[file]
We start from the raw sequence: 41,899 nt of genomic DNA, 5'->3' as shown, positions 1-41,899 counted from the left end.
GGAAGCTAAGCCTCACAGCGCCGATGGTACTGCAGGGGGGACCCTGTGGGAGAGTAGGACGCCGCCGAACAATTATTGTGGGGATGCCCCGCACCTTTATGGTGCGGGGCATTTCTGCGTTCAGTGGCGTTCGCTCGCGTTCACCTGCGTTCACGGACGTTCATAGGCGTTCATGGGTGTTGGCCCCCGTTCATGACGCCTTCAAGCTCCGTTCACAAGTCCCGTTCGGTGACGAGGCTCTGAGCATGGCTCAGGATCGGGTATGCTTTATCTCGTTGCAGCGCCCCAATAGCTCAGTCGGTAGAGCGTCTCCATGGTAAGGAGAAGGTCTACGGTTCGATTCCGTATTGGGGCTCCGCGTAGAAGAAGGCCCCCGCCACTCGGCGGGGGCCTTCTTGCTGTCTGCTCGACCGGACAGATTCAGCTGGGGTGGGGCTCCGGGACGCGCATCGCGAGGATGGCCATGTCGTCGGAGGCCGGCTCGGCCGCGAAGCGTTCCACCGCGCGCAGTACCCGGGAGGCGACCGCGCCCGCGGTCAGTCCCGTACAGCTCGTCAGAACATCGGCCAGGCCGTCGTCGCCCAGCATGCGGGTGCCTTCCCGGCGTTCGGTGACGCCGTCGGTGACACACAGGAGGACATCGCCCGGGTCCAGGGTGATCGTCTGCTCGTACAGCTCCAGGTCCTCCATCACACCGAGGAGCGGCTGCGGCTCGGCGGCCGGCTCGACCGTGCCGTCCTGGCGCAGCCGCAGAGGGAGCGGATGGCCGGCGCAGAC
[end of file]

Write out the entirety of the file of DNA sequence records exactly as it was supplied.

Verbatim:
We start from the raw sequence: 41,899 nt of genomic DNA, 5'->3' as shown, positions 1-41,899 counted from the left end.
GGAAGCTAAGCCTCACAGCGCCGATGGTACTGCAGGGGGGACCCTGTGGGAGAGTAGGACGCCGCCGAACAATTATTGTGGGGATGCCCCGCACCTTTATGGTGCGGGGCATTTCTGCGTTCAGTGGCGTTCGCTCGCGTTCACCTGCGTTCACGGACGTTCATAGGCGTTCATGGGTGTTGGCCCCCGTTCATGACGCCTTCAAGCTCCGTTCACAAGTCCCGTTCGGTGACGAGGCTCTGAGCATGGCTCAGGATCGGGTATGCTTTATCTCGTTGCAGCGCCCCAATAGCTCAGTCGGTAGAGCGTCTCCATGGTAAGGAGAAGGTCTACGGTTCGATTCCGTATTGGGGCTCCGCGTAGAAGAAGGCCCCCGCCACTCGGCGGGGGCCTTCTTGCTGTCTGCTCGACCGGACAGATTCAGCTGGGGTGGGGCTCCGGGACGCGCATCGCGAGGATGGCCATGTCGTCGGAGGCCGGCTCGGCCGCGAAGCGTTCCACCGCGCGCAGTACCCGGGAGGCGACCGCGCCCGCGGTCAGTCCCGTACAGCTCGTCAGAACATCGGCCAGGCCGTCGTCGCCCAGCATGCGGGTGCCTTCCCGGCGTTCGGTGACGCCGTCGGTGACACACAGGAGGACATCGCCCGGGTCCAGGGTGATCGTCTGCTCGTACAGCTCCAGGTCCTCCATCACACCGAGGAGCGGCTGCGGCTCGGCGGCCGGCTCGACCGTGCCGTCCTGGCGCAGCCGCAGAGGGAGCGGATGGCCGGCGCAGAC